BEIJING — As the relations between China and the Association of Southeast Asian Nations (ASEAN) continue to grow, both sides envision further development in their ties, experts say.
“If we say the past 25 years were a period of growth for China-ASEAN relations, the upcoming 25 years will be a period of maturity, facing new opportunities as well as new challenges,” Premier Li Keqiang told the 19th China-ASEAN summit in the Laotian capital of Vientiane on Sept 7.
Nguyen Thu My, former deputy director of the Institute for Southeast Asia Studies under the Vietnam Academy of Social Sciences, echoed Premier Li’s words, saying that “Just like human beings, as we reach our mature age, we will fully grow in all aspects.”
China established a dialogue relationship with ASEAN — which groups Brunei, Cambodia, Indonesia, Laos, Malaysia, Myanmar, the Philippines, Singapore, Thailand and Vietnam — in 1991. The two sides forged a strategic partnership for peace and prosperity in 2003.
China-ASEAN ties in past 25 years
Sok Touch, vice-president of the state-run Royal Academy of Cambodia, said that in the past 25 years, both sides have constantly deepened their ties in politics, economy, trade, investment, tourism and culture.
Joseph Matthews, director of the ASEAN Education Center in Phnom Penh, said that the two sides have built and fostered their relations and cooperation based on the principle of mutual respect, understanding, trust and support.
“The two sides understand each others’ interests and concerns. The two sides are trying to harmonize their interests, further cooperation and bring the relations to a new height,” My said.
In economy and trade, China has been ASEAN’s largest trade partner and ASEAN has been China’s third largest partner since the ASEAN-China Free Trade Area (ACFTA) was established in 2010.
Mutual trade volume has added up to more than $370 billion in the first 10 months of 2015, and the annual trade is expected to reach $1 trillion by 2020.
The two-way accumulative investment between China and ASEAN surpassed $130 billion by the end of 2014.
Economic relations have become more involved regarding regional trade agreements such as the ACFTA and the Regional Comprehensive Economic Partnership, said Bhima Yudhistira Adhinegara, a researcher at the Indonesia Institute for Development of Economics and Finance.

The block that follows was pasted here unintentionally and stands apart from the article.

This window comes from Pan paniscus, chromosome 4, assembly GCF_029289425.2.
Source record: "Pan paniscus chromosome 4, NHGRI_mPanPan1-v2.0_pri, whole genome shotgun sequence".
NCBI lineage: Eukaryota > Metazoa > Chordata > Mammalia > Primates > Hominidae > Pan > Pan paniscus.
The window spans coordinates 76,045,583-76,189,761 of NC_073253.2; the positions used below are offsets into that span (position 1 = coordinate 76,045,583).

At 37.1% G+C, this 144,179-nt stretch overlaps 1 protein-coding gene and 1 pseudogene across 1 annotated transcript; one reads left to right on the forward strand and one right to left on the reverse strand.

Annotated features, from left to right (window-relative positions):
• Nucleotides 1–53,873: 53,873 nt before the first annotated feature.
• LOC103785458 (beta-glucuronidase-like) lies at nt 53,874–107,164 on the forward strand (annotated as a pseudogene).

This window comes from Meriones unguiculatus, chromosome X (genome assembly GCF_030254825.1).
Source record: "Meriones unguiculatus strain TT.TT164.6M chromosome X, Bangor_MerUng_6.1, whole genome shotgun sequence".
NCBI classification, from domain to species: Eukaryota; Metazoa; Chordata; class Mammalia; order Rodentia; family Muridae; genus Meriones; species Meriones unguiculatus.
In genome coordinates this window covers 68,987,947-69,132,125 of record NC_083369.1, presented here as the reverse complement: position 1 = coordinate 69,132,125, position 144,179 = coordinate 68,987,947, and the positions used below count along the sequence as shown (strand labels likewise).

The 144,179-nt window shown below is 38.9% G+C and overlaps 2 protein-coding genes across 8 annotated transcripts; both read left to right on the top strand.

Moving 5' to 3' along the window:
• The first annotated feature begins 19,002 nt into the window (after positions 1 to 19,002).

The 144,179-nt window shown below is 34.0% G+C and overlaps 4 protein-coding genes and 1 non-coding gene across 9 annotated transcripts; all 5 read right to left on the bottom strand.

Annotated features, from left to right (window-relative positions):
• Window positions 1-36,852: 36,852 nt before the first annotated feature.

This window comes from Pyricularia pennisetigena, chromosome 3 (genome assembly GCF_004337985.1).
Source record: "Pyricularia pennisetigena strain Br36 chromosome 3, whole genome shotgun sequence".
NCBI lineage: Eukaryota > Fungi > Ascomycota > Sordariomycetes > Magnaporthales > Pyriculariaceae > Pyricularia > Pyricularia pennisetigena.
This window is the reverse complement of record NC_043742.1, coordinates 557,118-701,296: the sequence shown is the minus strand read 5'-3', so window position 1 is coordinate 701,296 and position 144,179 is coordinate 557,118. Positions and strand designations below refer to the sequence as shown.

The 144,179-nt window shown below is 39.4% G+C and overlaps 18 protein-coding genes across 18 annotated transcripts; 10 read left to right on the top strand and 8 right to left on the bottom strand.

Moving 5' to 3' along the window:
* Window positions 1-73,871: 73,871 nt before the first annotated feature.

“China’s investment in ASEAN hopefully will trigger employment and business opportunities,” Bhima said.
“China has played and will continue to play a very important role in supporting ASEAN member states in their socio-economic development,” Sok Touch told Xinhua.
“Chinese investment and aid without strings attached are crucial for ASEAN’s development,” he said.
At the summit, Premier Li put forward a five-point proposal to further enhance ties, which prioritizes deepening cooperation in all areas within the 2+7 (two political consensus and seven areas of cooperation) Cooperation Framework and in accordance with the third action plan for their strategic partnership.
The 2+7 Cooperation Framework proposed by China in 2013 is a starting point and also a trend, said Lee Chian Siong, senior adviser to Chairman of the China-ASEAN Business Association.
China and ASEAN complement each other in many areas, Lee said, adding that both can enhance cooperation in production capacity.
Challenges, further development
Yudhistira says regional stability is key to maintaining prosperous economic ties between China and ASEAN.
“The current political situation between China and some ASEAN members may not benefit its trade cooperation. Thus, China and ASEAN need to find a long-term solution,” he said.
“The most they can do is to ask the (South China Sea) claimants to sit down and talk peacefully,” said Benito Lim, a Philippine political expert.
“The most important thing for ASEAN is peace and economic relations. If there is peace and no conflict among the countries in the area, trade will improve. So it is to the benefit of all if there is peace,” Lim said.
My said China and ASEAN, having understood the need to maintain peace and stability in the South China Sea, will try to bring the region back to stability.
“Irrespective of their nature and motives, both sides always resolve their disputes and conflicts through engagement and dialogues,” Matthews said.
At the summit, both China and ASEAN reaffirmed the need to implement the Declaration on the Conduct of Parties in the South China Sea.
Regarding the idea of building a community with shared destiny, My recalled that it was first proposed by President Xi Jinping during his speech at the Indonesian parliament in October 2013.
“If such community is realized, it will be great and desirable to both ASEAN and China,” the expert said.
“I’m very optimistic about the future of China-ASEAN relations,” said Bhima. “It’s been 25 years of cooperation and it has already been proven that China-ASEAN cooperation promotes economic growth and trade on both sides.”